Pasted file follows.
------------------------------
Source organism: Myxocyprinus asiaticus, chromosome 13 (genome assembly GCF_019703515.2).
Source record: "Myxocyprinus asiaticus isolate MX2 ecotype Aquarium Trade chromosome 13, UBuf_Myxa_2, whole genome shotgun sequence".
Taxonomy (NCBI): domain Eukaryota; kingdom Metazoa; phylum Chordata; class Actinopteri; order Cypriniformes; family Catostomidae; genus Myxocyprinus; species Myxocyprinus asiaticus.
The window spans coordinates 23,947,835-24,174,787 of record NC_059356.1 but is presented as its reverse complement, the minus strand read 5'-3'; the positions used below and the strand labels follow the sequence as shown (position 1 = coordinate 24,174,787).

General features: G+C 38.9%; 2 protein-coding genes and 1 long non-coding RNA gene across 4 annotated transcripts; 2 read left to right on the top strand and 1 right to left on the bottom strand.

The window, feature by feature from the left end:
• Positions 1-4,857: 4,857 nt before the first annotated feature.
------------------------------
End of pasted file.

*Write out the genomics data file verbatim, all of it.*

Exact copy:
Source organism: Myxocyprinus asiaticus, chromosome 13 (genome assembly GCF_019703515.2).
Source record: "Myxocyprinus asiaticus isolate MX2 ecotype Aquarium Trade chromosome 13, UBuf_Myxa_2, whole genome shotgun sequence".
Taxonomy (NCBI): domain Eukaryota; kingdom Metazoa; phylum Chordata; class Actinopteri; order Cypriniformes; family Catostomidae; genus Myxocyprinus; species Myxocyprinus asiaticus.
The window spans coordinates 23,947,835-24,174,787 of record NC_059356.1 but is presented as its reverse complement, the minus strand read 5'-3'; the positions used below and the strand labels follow the sequence as shown (position 1 = coordinate 24,174,787).

General features: G+C 38.9%; 2 protein-coding genes and 1 long non-coding RNA gene across 4 annotated transcripts; 2 read left to right on the top strand and 1 right to left on the bottom strand.

The window, feature by feature from the left end:
• Positions 1-4,857: 4,857 nt before the first annotated feature.